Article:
The Spanish scholastics of the sixteenth century were the most influential thinkers on law, ethics and the intersection of the two. Especially prominent were their contributions to international law, which, not being under the con- trol of any king, legislature or court, has a character more suited to the abstract discussion of the scholastics than the law of individual states. It was studied in the fourteenth century when it was recognised that Italian city states were de facto independent, whatever the pretensions of the Empire. The history of international law has had many decades to absorb the inclusion of the works of Francisco de Vitoria (c. 1492–1546) and Francisco Suárez (1548–1617), in English, in Scott’s Classics of International Law, but credit for those scholastics’ ideas is still oen given to later thinkers like Grotius and Pufendorf.31 A characteristic problem in the area, considered by Suarez and others, is the right and duty of humanitarian intervention on behalf of peoples oppressed by a tyrant; the issue remains as relevant as ever.32 Law is particularly important for the early modern development of ideas because of the large place it held in public life and intellectual training. Of the founders of modern thought, Copernicus, Bacon, Fermat, Huygens and Leibniz were professional lawyers, Montaigne a judge, Machiavelli, Pascal and Arnauld the sons of lawyers, and Petrarch, Rabelais, Luther, Calvin, Donne and Descartes former law students.33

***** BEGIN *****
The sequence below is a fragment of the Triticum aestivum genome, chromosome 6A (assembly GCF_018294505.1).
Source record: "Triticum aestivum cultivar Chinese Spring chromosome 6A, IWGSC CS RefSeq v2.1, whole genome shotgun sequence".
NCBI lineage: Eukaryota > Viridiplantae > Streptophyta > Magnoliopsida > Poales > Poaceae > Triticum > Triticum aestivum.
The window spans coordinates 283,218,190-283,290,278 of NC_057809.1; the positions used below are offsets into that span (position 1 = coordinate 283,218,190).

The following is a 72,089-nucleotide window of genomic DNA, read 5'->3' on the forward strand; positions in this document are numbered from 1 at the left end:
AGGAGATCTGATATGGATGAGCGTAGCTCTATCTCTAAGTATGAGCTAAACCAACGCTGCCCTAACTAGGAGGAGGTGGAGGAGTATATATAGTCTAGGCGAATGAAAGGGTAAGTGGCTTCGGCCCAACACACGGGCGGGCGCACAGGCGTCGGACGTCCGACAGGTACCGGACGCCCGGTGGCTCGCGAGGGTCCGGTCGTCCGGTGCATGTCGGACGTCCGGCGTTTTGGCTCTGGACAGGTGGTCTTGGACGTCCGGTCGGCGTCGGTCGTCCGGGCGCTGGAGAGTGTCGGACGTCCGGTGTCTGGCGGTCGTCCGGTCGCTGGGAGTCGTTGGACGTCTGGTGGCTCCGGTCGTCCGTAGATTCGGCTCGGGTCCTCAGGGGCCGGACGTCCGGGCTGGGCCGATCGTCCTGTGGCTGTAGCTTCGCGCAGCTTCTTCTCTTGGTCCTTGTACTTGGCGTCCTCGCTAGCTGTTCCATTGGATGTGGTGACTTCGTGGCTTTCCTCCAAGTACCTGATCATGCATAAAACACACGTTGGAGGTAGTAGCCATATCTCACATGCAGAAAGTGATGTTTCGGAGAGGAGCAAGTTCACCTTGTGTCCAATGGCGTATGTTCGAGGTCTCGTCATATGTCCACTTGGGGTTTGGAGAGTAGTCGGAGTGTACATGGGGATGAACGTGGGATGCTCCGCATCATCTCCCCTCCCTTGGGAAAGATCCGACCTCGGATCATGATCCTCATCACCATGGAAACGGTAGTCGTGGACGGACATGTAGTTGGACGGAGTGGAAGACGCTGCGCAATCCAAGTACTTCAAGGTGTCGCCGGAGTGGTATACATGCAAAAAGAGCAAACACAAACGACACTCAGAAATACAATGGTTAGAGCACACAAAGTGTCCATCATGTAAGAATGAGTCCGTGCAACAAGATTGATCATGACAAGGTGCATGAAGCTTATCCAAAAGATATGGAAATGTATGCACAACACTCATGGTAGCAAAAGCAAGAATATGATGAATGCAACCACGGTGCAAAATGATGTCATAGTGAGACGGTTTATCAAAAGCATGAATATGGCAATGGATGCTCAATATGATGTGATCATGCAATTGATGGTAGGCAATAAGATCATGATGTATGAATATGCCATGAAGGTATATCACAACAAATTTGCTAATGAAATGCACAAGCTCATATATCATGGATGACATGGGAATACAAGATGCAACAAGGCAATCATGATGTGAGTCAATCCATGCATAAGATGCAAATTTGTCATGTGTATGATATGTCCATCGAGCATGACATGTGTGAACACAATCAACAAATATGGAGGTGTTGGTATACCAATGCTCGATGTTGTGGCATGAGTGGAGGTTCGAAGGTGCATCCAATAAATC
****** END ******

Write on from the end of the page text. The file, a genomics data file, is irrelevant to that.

2.2 Political theory
Political theory was conceived in legal and moral terms and the concepts of those disciplines formed the language in which political debates took place. Notions of constitutional government, the restraints of custom and tradition, and the subtle relations between legitimacy of government and popular consent, are medieval achievements in both theory and practice.34 The reasonableness of scholastic discussions of those matters is in some ways only now being attained again, aer many unhappy detours through extremist theories of absolute mon- archy, the divine right of kings, utopianism, theocracy, revolution and class war. The one-sidedness of such theories accounts for their memorability, and hence the corresponding difficulty of remembering more nuanced theories. It accounts also for their disastrous consequences in practice. Simplified counterfactual situations are a staple of scholastic analysis in all fields. In political theory, they include the long-running scenario of a “state of nature” in which all are “born free and equal”, which was considered by Suarez in his considerations on the native Americans.35